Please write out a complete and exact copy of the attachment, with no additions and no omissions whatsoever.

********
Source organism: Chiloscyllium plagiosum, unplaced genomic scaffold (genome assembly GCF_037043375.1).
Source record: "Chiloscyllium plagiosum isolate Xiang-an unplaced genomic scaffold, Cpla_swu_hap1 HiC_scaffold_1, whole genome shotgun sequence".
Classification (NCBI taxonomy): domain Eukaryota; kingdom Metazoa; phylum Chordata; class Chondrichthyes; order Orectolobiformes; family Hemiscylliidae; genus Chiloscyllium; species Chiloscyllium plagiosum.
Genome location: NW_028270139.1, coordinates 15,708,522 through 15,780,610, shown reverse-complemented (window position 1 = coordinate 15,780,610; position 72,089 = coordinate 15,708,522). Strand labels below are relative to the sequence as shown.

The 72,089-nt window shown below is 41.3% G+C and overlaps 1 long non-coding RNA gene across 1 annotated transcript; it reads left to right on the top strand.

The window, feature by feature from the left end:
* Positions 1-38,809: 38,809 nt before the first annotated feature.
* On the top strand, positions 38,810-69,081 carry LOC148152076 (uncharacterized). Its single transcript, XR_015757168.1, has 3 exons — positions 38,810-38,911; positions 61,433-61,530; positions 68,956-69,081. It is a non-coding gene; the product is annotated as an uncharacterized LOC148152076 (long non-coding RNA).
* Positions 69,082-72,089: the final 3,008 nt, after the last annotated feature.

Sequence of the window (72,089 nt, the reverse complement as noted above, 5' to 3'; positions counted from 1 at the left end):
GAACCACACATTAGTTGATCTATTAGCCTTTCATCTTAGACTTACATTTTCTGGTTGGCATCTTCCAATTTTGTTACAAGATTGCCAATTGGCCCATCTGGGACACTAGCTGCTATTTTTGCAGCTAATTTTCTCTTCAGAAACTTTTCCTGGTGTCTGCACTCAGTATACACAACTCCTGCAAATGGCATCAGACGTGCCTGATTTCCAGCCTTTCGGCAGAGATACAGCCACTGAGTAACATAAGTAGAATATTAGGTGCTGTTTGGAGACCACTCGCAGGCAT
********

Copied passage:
Source organism: Chiloscyllium plagiosum, unplaced genomic scaffold (genome assembly GCF_037043375.1).
Source record: "Chiloscyllium plagiosum isolate Xiang-an unplaced genomic scaffold, Cpla_swu_hap1 HiC_scaffold_1, whole genome shotgun sequence".
Classification (NCBI taxonomy): domain Eukaryota; kingdom Metazoa; phylum Chordata; class Chondrichthyes; order Orectolobiformes; family Hemiscylliidae; genus Chiloscyllium; species Chiloscyllium plagiosum.
Genome location: NW_028270139.1, coordinates 15,708,522 through 15,780,610, shown reverse-complemented (window position 1 = coordinate 15,780,610; position 72,089 = coordinate 15,708,522). Strand labels below are relative to the sequence as shown.

The 72,089-nt window shown below is 41.3% G+C and overlaps 1 long non-coding RNA gene across 1 annotated transcript; it reads left to right on the top strand.

The window, feature by feature from the left end:
* Positions 1-38,809: 38,809 nt before the first annotated feature.
* On the top strand, positions 38,810-69,081 carry LOC148152076 (uncharacterized). Its single transcript, XR_015757168.1, has 3 exons — positions 38,810-38,911; positions 61,433-61,530; positions 68,956-69,081. It is a non-coding gene; the product is annotated as an uncharacterized LOC148152076 (long non-coding RNA).
* Positions 69,082-72,089: the final 3,008 nt, after the last annotated feature.

Sequence of the window (72,089 nt, the reverse complement as noted above, 5' to 3'; positions counted from 1 at the left end):
GAACCACACATTAGTTGATCTATTAGCCTTTCATCTTAGACTTACATTTTCTGGTTGGCATCTTCCAATTTTGTTACAAGATTGCCAATTGGCCCATCTGGGACACTAGCTGCTATTTTTGCAGCTAATTTTCTCTTCAGAAACTTTTCCTGGTGTCTGCACTCAGTATACACAACTCCTGCAAATGGCATCAGACGTGCCTGATTTCCAGCCTTTCGGCAGAGATACAGCCACTGAGTAACATAAGTAGAATATTAGGTGCTGTTTGGAGACCACTCGCAGGCAT